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You've maybe heard of basic income, or the idea that governments should provide people with enough money to get by.

Many advocates of basic income, like presidential candidate Andrew Yang, frame the idea as a response to widespread automation.

But now, in the shadow of the global coronavirus outbreak, public thinkers are starting to propose a public health twist on the concept: paying people to stay home — and, effectively, to avoid spreading the deadly disease.

In a detailed new essay, a pair of writers for The New Republic make a compelling case for the idea. Their argument starts with the economy. The highest priority for elected officials, they argue, should be to make sure that COVID-19 doesn’t cast wage workers into the abyss. And even worse, they write, would be if the virus pressures workers into choosing between staying at home to protect the interests of public health (while not making money), and going into a workplace where they might catch or spread the virus (but making enough to pay the bills).

"Think of this as a 'social-distancing wage,'" the authors wrote. "Acknowledging the severity of the crisis, these measures should go well beyond what is provided by either traditional unemployment insurance or temporary direct payment proposals and provide full replacement wages for those whose livelihoods are undermined by the pandemic — especially those who are the most vulnerable.

The idea isn't so extreme. Consider: Lawmakers are already making an effort. The Coronavirus Response Act, which the House passed this weekend, would extend paid leave for people stuck at home because of the virus, and provide grants to states that want to make unemployment insurance available to more residents.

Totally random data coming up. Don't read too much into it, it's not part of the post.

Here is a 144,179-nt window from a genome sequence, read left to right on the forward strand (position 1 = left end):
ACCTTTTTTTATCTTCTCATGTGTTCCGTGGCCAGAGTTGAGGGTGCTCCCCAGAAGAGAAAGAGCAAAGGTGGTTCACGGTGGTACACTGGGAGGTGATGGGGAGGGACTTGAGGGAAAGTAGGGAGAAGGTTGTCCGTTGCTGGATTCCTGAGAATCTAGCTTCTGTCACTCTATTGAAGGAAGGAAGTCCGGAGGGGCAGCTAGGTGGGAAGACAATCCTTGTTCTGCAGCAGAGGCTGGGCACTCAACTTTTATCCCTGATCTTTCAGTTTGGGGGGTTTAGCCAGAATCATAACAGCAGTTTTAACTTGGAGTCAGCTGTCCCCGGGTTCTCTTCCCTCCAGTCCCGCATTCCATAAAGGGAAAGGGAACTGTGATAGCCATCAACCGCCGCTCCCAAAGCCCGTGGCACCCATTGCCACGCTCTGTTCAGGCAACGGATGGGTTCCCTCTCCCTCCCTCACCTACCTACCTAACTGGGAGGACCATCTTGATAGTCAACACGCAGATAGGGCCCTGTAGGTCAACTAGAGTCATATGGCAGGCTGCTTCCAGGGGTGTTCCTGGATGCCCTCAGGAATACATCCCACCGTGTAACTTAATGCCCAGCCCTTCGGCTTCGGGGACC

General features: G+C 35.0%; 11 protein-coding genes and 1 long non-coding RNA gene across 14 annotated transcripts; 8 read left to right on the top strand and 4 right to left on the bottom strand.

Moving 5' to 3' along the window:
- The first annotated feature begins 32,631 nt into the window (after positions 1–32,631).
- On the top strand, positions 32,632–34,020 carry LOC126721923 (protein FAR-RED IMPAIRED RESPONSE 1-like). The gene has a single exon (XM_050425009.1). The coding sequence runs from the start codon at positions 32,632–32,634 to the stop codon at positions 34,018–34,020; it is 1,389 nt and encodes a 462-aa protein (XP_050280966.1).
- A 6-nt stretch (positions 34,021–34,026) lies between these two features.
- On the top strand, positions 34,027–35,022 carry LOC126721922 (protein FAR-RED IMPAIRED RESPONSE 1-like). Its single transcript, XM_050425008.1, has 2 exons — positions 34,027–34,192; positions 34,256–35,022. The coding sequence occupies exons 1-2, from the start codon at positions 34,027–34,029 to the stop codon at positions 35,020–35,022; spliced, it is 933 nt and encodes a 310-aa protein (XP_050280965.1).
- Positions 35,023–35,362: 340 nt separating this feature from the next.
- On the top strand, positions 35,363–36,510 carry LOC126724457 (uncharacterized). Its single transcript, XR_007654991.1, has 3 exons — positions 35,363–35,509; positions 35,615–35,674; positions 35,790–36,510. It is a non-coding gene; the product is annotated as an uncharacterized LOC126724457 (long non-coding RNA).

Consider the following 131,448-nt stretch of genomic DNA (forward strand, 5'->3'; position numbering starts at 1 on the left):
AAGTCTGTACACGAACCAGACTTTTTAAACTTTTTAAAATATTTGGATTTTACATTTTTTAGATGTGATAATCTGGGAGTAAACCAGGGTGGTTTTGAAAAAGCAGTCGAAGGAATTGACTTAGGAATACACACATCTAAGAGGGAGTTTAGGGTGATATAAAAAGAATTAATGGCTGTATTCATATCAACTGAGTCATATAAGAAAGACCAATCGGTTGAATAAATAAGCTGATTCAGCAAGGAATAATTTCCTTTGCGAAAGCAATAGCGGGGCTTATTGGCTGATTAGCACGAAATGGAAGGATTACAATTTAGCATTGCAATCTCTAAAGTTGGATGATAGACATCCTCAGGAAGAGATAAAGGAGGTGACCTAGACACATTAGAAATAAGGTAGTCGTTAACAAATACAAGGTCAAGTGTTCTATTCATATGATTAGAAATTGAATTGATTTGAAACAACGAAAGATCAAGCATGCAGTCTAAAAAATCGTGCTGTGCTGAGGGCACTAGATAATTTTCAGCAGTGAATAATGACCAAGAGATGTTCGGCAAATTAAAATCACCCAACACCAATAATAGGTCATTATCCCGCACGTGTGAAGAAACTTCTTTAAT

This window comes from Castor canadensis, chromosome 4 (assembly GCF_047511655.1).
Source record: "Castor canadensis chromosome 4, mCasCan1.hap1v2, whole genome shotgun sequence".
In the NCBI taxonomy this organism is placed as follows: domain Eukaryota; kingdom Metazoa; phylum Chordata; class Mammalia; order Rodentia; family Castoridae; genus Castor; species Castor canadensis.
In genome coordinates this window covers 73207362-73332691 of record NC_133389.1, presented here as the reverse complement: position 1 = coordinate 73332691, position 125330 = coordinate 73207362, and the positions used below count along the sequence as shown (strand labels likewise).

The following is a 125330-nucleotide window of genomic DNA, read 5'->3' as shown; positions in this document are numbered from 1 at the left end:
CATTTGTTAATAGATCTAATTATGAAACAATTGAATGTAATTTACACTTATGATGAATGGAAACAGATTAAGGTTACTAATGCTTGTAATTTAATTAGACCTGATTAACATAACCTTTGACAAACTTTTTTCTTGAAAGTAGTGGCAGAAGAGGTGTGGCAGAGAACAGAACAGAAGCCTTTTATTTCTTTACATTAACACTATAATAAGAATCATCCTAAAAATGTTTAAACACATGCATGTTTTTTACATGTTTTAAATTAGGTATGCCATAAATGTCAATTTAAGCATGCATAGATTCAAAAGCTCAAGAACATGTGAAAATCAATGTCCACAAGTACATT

But those efforts are already getting pushback for not doing enough — sometimes from unexpected parts of the political spectrum.

One example: Mitt Romney. The 2012 Republican presidential also-ran and Utah senator proposed this week that the government provide every American adult with $1,000. For a voice from the right, that's surprisingly close to Yang's "Freedom Dividend," which would have provided every American with the same sum, albeit on a monthly basis.

Yang himself, who dropped out of the race earlier this year, has also used seized on the coronavirus to promote the concept of basic income.

"It would be immensely helpful right now in this time of crisis," he told The Atlantic, adding that "obviously anyone who knows anything about me knows I think it should then just continue in perpetuity."

More mainstream Democrats have also embraced similar ideas, without going as far as advocating monthly payouts.

Will the coronavirus usher in an era of basic income? Given the composition of Congress and the White House, probably not.

But this conversation is, if nothing else, a testament to the power of the crisis — and to the growing influence of basic income as a mainstream political concept.